Left ventricular hypertrophy (LVH) is associated with increased risk for vascular events and mortality. This study investigated 8-year clinical outcomes of hypertensive patients with LVH who underwent percutaneous coronary intervention (PCI) with drug-eluting stents (DES) compared with hypertensive patients without LVH. A total of 1704 consecutive hypertensive patients who underwent PCI from 2004 to 2014 were enrolled. We classified them into either the LVH group (n=406) or the control group (without LVH, n=1298). LVH was defined by LV mass index > 115g/m2 in men and>95g/m2 in women. After propensity score matched (PSM) analysis, 2 PSM groups (366 pairs, n=732, c-statistic=0.629) were generated. For up to 8 years, the LVH group showed a higher incidence of cardiac death (4.4% vs 1.2%, log-rank P=.023, hazard ratio: 3.371, 95% confidence interval: 1.109-10.25; P=.032) compared with the control group. However, there were no significant differences between the 2 groups in the incidence of total death, myocardial infarction, revascularization, and major adverse cardiac events up to 8 years. LVH in hypertensive patients who underwent successful PCI with DES was associated with higher incidence of cardiac death up to 8 years of follow-up. More careful managements and clinical follow-up are needed and treatment strategies should specifically focus to target prevention and reversal of LVH in hypertensive patients.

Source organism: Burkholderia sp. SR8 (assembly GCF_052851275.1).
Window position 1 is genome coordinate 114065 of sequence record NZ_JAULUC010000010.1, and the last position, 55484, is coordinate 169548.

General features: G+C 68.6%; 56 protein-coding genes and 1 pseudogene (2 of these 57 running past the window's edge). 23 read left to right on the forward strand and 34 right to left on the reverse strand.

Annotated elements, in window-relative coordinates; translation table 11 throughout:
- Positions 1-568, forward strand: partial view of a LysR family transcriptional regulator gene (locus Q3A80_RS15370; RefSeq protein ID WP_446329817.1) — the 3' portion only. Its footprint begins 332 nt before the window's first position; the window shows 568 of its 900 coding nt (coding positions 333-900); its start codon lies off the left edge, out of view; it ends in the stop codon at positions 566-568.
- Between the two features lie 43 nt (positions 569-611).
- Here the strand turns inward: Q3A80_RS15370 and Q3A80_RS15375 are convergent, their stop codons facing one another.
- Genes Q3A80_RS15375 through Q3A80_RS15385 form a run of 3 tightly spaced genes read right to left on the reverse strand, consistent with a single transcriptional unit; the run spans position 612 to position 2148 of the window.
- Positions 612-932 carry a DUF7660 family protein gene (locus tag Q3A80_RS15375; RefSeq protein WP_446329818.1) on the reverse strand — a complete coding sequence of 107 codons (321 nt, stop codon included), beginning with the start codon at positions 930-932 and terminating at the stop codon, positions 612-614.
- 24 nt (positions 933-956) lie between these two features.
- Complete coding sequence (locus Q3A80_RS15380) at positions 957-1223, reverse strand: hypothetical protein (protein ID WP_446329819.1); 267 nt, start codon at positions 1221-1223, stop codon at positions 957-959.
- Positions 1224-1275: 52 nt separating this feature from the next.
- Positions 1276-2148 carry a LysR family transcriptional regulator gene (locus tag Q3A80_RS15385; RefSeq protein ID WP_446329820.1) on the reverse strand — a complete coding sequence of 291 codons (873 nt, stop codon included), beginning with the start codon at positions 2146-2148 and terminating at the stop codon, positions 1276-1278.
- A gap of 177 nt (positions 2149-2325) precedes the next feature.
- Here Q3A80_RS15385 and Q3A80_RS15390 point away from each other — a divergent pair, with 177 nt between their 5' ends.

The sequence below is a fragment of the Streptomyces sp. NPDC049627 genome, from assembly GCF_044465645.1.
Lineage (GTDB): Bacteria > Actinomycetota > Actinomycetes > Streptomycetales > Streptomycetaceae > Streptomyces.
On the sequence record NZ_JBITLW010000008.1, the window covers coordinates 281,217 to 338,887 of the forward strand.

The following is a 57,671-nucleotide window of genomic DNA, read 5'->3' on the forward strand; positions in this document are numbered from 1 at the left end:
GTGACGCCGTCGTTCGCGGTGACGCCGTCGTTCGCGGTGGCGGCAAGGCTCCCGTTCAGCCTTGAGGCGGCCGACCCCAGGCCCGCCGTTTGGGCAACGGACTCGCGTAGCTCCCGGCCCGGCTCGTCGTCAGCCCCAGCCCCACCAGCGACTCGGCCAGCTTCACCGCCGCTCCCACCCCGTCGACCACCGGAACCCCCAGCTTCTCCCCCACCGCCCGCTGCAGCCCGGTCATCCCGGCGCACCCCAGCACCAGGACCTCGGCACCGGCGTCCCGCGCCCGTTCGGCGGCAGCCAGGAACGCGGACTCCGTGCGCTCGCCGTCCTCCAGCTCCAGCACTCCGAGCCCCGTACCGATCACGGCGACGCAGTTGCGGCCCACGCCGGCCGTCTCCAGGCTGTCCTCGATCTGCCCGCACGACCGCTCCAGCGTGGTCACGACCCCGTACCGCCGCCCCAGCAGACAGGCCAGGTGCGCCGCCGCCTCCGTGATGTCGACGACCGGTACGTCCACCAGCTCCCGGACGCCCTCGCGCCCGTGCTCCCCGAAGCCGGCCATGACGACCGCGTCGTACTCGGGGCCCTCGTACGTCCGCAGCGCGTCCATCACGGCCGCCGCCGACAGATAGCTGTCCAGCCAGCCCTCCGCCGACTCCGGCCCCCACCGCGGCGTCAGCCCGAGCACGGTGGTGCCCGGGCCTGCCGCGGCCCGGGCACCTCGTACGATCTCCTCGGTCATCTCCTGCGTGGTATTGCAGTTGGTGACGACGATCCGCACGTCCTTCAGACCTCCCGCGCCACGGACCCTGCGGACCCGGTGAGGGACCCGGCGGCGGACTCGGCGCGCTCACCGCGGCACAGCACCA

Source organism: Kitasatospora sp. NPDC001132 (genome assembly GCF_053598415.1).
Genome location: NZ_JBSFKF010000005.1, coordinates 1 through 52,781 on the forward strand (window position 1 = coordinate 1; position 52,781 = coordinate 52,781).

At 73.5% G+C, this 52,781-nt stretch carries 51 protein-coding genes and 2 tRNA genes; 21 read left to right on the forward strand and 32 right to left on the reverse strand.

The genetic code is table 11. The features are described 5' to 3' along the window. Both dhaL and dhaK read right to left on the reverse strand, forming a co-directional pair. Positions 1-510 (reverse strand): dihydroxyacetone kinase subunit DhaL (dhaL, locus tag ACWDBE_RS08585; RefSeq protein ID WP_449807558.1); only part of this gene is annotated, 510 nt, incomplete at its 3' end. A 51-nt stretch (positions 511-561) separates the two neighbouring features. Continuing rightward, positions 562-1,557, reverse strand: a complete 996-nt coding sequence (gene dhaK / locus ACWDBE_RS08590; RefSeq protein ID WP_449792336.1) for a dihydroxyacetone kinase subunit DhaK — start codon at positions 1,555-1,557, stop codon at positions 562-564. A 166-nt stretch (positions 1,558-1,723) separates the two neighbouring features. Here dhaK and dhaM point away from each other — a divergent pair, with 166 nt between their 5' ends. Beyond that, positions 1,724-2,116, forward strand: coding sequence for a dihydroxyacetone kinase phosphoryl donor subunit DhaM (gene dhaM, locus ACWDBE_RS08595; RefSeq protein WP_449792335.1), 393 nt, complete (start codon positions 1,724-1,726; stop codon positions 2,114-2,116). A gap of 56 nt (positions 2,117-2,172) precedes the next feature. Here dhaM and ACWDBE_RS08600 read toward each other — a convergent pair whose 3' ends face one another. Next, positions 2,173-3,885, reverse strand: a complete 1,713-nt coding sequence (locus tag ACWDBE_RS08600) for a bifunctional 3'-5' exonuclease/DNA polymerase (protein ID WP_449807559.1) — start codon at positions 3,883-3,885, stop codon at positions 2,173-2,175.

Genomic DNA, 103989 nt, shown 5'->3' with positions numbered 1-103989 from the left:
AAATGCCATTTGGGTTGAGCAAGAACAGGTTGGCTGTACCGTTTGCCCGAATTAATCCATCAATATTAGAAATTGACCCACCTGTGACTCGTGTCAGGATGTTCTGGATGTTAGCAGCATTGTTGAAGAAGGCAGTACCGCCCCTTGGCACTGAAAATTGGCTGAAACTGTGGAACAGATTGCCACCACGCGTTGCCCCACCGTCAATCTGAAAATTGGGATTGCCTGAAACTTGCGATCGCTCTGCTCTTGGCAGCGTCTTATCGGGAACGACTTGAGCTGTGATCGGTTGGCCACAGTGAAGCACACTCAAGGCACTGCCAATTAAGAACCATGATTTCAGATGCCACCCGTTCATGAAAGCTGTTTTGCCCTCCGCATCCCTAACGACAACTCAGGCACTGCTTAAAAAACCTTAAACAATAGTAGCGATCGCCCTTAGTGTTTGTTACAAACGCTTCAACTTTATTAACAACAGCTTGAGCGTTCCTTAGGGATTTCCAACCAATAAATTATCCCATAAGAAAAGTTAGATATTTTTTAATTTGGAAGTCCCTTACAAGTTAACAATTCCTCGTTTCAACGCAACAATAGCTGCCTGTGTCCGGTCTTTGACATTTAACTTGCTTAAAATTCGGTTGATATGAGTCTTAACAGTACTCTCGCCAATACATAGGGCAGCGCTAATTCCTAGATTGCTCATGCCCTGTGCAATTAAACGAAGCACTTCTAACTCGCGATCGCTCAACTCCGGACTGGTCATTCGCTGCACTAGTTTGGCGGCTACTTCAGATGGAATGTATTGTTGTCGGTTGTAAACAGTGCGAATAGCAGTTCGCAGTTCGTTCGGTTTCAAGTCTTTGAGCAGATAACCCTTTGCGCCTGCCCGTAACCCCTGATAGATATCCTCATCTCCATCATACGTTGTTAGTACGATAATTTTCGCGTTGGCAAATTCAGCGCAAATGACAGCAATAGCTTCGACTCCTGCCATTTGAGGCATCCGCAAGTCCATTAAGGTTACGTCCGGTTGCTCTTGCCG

|Journal||Medicine (United States)|
|Publication status||Published - 2018 Aug 1|
- Coronary artery disease
- Left ventricular hypertrophy
ASJC Scopus subject areas